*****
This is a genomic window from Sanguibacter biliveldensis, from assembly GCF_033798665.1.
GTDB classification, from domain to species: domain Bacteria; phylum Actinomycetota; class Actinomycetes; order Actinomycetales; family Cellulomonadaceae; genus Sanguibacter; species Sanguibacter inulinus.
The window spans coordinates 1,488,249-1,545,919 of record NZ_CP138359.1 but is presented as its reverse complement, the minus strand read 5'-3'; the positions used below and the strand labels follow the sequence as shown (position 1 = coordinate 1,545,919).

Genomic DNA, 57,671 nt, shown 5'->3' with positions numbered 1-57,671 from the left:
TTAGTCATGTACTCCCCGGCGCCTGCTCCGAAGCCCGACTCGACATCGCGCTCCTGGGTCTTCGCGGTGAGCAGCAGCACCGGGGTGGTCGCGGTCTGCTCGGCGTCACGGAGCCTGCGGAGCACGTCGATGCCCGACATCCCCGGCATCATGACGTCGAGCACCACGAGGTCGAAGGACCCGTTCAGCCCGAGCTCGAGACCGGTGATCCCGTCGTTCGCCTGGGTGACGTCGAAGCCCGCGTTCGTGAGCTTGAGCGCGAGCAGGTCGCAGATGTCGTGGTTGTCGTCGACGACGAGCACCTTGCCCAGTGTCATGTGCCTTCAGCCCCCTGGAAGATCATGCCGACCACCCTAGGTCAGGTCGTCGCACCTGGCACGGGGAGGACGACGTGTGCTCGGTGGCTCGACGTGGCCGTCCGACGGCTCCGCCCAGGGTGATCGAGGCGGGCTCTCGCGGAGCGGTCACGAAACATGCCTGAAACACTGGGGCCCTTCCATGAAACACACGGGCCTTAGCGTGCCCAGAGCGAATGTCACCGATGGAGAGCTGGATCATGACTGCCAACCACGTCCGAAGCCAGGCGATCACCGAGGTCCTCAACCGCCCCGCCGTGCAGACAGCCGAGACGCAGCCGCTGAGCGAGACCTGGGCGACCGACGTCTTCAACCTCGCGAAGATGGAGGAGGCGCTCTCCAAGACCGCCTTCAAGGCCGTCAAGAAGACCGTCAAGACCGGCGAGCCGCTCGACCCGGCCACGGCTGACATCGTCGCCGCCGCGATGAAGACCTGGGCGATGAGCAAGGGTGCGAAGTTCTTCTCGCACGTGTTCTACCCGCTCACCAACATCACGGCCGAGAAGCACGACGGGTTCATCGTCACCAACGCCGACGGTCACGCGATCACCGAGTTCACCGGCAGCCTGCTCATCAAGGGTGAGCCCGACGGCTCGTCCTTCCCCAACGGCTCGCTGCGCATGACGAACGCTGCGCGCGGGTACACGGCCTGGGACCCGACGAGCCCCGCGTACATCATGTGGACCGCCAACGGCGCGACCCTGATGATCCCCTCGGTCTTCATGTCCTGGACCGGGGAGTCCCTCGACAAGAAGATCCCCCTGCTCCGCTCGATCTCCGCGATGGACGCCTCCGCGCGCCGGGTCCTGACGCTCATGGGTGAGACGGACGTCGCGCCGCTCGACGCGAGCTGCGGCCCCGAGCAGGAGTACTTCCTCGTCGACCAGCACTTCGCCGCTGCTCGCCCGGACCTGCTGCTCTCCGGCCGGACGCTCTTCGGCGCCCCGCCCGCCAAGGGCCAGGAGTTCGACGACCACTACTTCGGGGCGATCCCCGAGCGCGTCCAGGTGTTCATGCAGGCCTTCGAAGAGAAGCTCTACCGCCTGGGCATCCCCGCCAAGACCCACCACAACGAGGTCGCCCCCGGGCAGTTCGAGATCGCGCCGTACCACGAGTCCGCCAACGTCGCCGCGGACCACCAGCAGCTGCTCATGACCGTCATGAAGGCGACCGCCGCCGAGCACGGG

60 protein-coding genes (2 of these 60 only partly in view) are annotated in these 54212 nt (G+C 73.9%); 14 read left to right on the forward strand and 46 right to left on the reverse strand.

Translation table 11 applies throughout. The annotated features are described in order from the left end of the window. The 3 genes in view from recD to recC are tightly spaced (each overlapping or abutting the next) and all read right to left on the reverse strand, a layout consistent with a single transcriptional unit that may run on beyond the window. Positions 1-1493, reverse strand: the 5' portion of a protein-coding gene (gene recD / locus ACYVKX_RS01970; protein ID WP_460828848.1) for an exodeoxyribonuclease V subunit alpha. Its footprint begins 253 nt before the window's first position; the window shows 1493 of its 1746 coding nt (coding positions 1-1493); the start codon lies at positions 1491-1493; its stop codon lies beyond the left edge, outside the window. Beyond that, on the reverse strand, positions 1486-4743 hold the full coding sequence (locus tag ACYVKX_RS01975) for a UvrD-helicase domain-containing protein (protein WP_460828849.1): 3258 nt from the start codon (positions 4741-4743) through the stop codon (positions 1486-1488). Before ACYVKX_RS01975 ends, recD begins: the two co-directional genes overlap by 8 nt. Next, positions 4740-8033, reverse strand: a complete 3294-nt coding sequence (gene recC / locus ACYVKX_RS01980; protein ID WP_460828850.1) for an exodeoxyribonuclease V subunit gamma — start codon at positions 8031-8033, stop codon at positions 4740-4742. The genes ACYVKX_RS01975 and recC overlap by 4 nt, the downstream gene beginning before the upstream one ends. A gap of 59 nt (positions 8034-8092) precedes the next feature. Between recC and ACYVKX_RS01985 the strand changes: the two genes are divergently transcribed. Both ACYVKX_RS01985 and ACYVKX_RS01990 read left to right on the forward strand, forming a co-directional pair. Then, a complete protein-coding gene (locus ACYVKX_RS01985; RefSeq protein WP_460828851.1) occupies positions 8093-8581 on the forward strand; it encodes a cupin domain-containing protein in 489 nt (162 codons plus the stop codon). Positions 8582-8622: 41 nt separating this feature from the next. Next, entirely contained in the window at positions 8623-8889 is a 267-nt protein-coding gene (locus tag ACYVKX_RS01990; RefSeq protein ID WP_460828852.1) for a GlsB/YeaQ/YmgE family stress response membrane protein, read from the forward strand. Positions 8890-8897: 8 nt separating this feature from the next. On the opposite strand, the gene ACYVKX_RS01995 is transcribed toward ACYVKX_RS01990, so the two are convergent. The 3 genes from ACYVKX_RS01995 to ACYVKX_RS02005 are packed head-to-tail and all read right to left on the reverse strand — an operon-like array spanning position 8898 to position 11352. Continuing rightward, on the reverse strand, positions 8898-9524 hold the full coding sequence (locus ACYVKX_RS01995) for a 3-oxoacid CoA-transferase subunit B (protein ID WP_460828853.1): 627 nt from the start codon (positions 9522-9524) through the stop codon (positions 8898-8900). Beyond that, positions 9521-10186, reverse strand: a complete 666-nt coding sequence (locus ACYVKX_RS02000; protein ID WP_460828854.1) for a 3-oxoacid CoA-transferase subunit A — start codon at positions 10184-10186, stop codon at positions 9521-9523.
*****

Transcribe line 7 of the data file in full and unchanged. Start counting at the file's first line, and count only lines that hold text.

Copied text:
Translation table 11 applies throughout. The annotated features are described in order from the left end of the window. The 3 genes in view from recD to recC are tightly spaced (each overlapping or abutting the next) and all read right to left on the reverse strand, a layout consistent with a single transcriptional unit that may run on beyond the window. Positions 1-1493, reverse strand: the 5' portion of a protein-coding gene (gene recD / locus ACYVKX_RS01970; protein ID WP_460828848.1) for an exodeoxyribonuclease V subunit alpha. Its footprint begins 253 nt before the window's first position; the window shows 1493 of its 1746 coding nt (coding positions 1-1493); the start codon lies at positions 1491-1493; its stop codon lies beyond the left edge, outside the window. Beyond that, on the reverse strand, positions 1486-4743 hold the full coding sequence (locus tag ACYVKX_RS01975) for a UvrD-helicase domain-containing protein (protein WP_460828849.1): 3258 nt from the start codon (positions 4741-4743) through the stop codon (positions 1486-1488). Before ACYVKX_RS01975 ends, recD begins: the two co-directional genes overlap by 8 nt. Next, positions 4740-8033, reverse strand: a complete 3294-nt coding sequence (gene recC / locus ACYVKX_RS01980; protein ID WP_460828850.1) for an exodeoxyribonuclease V subunit gamma — start codon at positions 8031-8033, stop codon at positions 4740-4742. The genes ACYVKX_RS01975 and recC overlap by 4 nt, the downstream gene beginning before the upstream one ends. A gap of 59 nt (positions 8034-8092) precedes the next feature. Between recC and ACYVKX_RS01985 the strand changes: the two genes are divergently transcribed. Both ACYVKX_RS01985 and ACYVKX_RS01990 read left to right on the forward strand, forming a co-directional pair. Then, a complete protein-coding gene (locus ACYVKX_RS01985; RefSeq protein WP_460828851.1) occupies positions 8093-8581 on the forward strand; it encodes a cupin domain-containing protein in 489 nt (162 codons plus the stop codon). Positions 8582-8622: 41 nt separating this feature from the next. Next, entirely contained in the window at positions 8623-8889 is a 267-nt protein-coding gene (locus tag ACYVKX_RS01990; RefSeq protein ID WP_460828852.1) for a GlsB/YeaQ/YmgE family stress response membrane protein, read from the forward strand. Positions 8890-8897: 8 nt separating this feature from the next. On the opposite strand, the gene ACYVKX_RS01995 is transcribed toward ACYVKX_RS01990, so the two are convergent. The 3 genes from ACYVKX_RS01995 to ACYVKX_RS02005 are packed head-to-tail and all read right to left on the reverse strand — an operon-like array spanning position 8898 to position 11352. Continuing rightward, on the reverse strand, positions 8898-9524 hold the full coding sequence (locus ACYVKX_RS01995) for a 3-oxoacid CoA-transferase subunit B (protein ID WP_460828853.1): 627 nt from the start codon (positions 9522-9524) through the stop codon (positions 8898-8900). Beyond that, positions 9521-10186, reverse strand: a complete 666-nt coding sequence (locus ACYVKX_RS02000; protein ID WP_460828854.1) for a 3-oxoacid CoA-transferase subunit A — start codon at positions 10184-10186, stop codon at positions 9521-9523.